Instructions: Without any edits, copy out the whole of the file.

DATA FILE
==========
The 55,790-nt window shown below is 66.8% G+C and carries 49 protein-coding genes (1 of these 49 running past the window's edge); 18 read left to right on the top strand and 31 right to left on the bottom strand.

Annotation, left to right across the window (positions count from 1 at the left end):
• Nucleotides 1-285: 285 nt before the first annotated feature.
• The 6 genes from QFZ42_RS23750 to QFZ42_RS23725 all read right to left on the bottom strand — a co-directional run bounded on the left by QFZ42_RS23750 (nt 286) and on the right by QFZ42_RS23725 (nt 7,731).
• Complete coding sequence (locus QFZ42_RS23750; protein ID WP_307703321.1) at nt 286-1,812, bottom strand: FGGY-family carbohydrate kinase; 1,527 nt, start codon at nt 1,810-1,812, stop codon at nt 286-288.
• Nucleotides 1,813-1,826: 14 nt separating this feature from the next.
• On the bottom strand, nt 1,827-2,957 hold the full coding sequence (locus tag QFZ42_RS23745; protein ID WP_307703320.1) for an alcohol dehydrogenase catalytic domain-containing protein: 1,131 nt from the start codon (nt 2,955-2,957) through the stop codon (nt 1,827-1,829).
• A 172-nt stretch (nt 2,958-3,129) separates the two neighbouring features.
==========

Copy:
The 55,790-nt window shown below is 66.8% G+C and carries 49 protein-coding genes (1 of these 49 running past the window's edge); 18 read left to right on the top strand and 31 right to left on the bottom strand.

Annotation, left to right across the window (positions count from 1 at the left end):
• Nucleotides 1-285: 285 nt before the first annotated feature.
• The 6 genes from QFZ42_RS23750 to QFZ42_RS23725 all read right to left on the bottom strand — a co-directional run bounded on the left by QFZ42_RS23750 (nt 286) and on the right by QFZ42_RS23725 (nt 7,731).
• Complete coding sequence (locus QFZ42_RS23750; protein ID WP_307703321.1) at nt 286-1,812, bottom strand: FGGY-family carbohydrate kinase; 1,527 nt, start codon at nt 1,810-1,812, stop codon at nt 286-288.
• Nucleotides 1,813-1,826: 14 nt separating this feature from the next.
• On the bottom strand, nt 1,827-2,957 hold the full coding sequence (locus tag QFZ42_RS23745; protein ID WP_307703320.1) for an alcohol dehydrogenase catalytic domain-containing protein: 1,131 nt from the start codon (nt 2,955-2,957) through the stop codon (nt 1,827-1,829).
• A 172-nt stretch (nt 2,958-3,129) separates the two neighbouring features.